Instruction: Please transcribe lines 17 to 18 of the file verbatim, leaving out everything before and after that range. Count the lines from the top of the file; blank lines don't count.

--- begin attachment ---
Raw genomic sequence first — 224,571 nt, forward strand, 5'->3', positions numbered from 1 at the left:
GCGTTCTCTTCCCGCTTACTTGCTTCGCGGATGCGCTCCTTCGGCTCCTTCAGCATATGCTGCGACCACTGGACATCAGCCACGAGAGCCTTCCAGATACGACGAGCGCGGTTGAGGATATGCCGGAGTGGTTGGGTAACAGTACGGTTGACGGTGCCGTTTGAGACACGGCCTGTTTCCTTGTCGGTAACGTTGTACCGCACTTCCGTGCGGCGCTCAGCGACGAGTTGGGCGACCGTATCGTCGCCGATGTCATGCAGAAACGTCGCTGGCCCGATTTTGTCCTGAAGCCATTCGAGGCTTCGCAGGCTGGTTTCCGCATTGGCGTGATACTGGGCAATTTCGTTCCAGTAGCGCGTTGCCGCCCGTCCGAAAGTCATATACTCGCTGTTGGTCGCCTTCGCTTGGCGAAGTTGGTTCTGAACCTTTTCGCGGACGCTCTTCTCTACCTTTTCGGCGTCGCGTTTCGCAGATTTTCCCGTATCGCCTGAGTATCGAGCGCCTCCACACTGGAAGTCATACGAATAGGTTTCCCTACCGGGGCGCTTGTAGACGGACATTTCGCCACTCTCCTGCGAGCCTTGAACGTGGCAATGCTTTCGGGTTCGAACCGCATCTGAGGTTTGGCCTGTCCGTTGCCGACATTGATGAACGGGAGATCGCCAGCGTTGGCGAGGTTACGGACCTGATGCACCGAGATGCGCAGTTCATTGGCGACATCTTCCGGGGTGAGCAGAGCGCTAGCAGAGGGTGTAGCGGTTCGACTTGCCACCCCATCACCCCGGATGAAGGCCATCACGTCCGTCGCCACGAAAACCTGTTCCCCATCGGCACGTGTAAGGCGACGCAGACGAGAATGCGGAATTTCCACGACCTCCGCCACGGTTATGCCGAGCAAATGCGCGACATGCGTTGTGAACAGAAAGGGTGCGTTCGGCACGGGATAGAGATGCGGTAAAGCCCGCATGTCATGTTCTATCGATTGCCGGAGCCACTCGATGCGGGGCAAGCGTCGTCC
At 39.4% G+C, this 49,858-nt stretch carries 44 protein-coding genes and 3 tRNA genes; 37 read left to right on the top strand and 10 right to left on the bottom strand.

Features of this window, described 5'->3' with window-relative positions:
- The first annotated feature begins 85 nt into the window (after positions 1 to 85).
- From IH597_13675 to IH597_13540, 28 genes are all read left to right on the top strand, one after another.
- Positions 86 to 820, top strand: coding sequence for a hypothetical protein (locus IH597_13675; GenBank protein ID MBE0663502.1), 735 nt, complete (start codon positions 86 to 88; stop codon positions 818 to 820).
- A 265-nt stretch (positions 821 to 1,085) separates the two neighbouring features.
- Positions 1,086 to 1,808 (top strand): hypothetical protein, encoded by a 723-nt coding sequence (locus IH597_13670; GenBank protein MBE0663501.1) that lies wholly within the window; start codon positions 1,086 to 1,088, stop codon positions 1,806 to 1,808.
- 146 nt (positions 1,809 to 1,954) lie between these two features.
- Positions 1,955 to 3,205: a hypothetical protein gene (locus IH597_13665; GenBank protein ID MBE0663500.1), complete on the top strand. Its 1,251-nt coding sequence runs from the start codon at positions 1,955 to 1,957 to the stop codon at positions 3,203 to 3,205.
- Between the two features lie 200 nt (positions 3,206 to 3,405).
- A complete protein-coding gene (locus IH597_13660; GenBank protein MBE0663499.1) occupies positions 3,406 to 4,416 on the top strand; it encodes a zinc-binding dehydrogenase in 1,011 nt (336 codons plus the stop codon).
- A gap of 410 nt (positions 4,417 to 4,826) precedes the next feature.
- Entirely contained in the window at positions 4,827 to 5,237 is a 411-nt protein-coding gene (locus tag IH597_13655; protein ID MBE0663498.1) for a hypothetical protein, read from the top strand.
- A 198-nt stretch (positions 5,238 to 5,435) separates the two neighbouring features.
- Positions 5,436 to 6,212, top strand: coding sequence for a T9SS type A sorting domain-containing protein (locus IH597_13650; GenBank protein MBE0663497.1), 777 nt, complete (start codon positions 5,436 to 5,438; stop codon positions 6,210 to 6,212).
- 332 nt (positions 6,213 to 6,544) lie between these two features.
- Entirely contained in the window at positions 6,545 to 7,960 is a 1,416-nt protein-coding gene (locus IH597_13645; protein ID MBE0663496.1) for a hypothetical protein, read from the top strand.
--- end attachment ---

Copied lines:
- Positions 5,436 to 6,212, top strand: coding sequence for a T9SS type A sorting domain-containing protein (locus IH597_13650; GenBank protein MBE0663497.1), 777 nt, complete (start codon positions 5,436 to 5,438; stop codon positions 6,210 to 6,212).
- 332 nt (positions 6,213 to 6,544) lie between these two features.